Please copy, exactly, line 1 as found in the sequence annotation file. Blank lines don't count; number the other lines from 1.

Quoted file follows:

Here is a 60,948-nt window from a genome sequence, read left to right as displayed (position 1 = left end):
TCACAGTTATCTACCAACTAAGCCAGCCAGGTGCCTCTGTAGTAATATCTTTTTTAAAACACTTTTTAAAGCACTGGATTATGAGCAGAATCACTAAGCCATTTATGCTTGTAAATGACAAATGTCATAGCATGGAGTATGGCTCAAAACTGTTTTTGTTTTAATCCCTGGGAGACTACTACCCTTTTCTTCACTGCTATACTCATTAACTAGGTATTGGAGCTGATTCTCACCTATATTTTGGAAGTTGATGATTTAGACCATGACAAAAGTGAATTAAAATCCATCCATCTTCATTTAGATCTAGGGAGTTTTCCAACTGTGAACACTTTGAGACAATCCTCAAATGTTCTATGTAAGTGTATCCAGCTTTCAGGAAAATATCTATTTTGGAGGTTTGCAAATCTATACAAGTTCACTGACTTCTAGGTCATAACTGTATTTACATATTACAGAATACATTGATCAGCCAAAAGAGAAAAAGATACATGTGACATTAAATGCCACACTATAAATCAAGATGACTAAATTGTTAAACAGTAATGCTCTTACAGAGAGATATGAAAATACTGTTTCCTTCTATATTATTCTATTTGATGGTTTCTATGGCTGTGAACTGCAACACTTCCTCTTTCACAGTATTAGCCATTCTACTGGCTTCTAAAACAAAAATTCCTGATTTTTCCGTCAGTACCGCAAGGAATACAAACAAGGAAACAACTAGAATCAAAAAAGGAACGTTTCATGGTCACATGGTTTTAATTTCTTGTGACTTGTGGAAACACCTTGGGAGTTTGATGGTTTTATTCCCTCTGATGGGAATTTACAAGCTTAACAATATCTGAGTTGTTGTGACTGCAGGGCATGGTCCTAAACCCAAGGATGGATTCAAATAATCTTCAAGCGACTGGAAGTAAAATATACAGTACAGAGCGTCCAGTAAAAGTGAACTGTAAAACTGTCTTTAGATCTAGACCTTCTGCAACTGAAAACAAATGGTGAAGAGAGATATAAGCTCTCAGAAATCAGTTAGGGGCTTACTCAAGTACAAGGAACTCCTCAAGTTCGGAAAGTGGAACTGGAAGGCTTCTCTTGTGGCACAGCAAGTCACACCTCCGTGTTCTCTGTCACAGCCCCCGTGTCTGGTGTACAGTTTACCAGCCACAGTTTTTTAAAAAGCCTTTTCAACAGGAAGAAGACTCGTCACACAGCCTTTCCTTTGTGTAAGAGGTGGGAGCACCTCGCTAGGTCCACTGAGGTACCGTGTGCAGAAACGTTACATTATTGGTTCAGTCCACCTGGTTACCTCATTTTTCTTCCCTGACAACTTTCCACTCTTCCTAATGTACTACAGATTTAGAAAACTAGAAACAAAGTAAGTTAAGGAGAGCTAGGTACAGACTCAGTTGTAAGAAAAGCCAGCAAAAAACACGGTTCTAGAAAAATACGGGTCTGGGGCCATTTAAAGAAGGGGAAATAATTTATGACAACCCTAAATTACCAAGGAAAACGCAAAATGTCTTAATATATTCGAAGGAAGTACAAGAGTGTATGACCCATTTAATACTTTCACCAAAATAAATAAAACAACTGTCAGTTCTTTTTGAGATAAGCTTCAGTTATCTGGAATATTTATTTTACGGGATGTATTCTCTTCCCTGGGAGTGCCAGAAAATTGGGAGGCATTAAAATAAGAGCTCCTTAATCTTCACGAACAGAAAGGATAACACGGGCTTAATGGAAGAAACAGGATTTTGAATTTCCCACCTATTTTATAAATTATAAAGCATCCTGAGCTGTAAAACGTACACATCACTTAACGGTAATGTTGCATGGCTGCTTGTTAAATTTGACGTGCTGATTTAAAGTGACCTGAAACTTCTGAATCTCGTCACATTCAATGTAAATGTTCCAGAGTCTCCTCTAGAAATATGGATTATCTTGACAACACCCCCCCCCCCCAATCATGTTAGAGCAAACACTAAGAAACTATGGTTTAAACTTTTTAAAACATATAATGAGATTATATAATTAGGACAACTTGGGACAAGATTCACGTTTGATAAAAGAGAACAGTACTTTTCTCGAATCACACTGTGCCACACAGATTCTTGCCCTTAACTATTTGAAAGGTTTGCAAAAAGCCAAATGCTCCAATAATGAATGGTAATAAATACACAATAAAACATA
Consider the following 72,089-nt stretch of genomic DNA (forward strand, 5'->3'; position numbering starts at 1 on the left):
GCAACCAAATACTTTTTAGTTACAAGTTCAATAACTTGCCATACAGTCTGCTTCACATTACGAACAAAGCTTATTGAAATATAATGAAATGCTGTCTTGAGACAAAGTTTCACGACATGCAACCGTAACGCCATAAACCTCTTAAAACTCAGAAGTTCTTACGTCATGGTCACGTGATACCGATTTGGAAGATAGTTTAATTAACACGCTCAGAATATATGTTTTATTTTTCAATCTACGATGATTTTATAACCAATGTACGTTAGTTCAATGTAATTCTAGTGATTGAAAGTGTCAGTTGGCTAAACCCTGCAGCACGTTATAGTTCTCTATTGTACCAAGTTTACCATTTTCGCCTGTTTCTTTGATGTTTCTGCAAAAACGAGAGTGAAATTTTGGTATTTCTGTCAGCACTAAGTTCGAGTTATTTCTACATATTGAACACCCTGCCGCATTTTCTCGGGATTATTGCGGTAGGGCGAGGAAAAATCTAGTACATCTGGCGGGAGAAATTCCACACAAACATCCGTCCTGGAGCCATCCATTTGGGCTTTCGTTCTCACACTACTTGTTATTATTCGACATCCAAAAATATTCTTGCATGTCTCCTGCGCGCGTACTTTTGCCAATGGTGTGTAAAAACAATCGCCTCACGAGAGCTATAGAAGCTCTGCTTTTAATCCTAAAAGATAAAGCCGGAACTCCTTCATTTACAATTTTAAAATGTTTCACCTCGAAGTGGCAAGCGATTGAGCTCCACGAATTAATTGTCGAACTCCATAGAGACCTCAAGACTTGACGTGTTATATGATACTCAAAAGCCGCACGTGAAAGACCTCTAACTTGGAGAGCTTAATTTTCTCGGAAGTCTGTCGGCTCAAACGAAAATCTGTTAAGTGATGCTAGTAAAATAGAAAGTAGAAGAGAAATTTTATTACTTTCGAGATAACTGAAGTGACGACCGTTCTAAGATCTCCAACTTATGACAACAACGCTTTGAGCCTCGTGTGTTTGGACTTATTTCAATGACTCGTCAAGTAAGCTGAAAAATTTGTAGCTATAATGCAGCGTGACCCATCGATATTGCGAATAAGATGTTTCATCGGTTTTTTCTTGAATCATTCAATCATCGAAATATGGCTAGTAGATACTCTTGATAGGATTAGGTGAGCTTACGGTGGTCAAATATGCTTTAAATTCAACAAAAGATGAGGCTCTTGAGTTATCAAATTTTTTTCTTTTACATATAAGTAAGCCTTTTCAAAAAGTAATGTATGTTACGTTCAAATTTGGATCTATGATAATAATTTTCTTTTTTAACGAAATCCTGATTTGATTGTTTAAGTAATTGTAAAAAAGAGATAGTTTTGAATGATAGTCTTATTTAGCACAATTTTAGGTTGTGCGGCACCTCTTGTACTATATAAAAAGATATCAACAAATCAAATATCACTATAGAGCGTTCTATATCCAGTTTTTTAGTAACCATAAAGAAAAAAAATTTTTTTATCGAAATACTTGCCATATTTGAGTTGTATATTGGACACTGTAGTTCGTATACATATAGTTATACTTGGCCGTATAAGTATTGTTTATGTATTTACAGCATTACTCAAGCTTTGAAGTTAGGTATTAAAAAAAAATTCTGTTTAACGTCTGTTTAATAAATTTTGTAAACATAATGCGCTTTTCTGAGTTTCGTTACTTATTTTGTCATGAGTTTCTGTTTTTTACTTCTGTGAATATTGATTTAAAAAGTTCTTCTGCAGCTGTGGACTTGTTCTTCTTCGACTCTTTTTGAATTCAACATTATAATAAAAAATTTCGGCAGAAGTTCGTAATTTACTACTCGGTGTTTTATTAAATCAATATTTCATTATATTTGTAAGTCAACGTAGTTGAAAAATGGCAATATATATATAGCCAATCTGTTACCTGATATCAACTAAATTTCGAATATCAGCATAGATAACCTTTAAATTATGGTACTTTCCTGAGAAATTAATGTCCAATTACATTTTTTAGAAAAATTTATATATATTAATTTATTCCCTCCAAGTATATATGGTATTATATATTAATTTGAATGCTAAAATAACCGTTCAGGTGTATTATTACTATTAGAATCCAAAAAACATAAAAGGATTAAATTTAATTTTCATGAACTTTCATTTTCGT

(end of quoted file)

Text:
Here is a 60,948-nt window from a genome sequence, read left to right as displayed (position 1 = left end):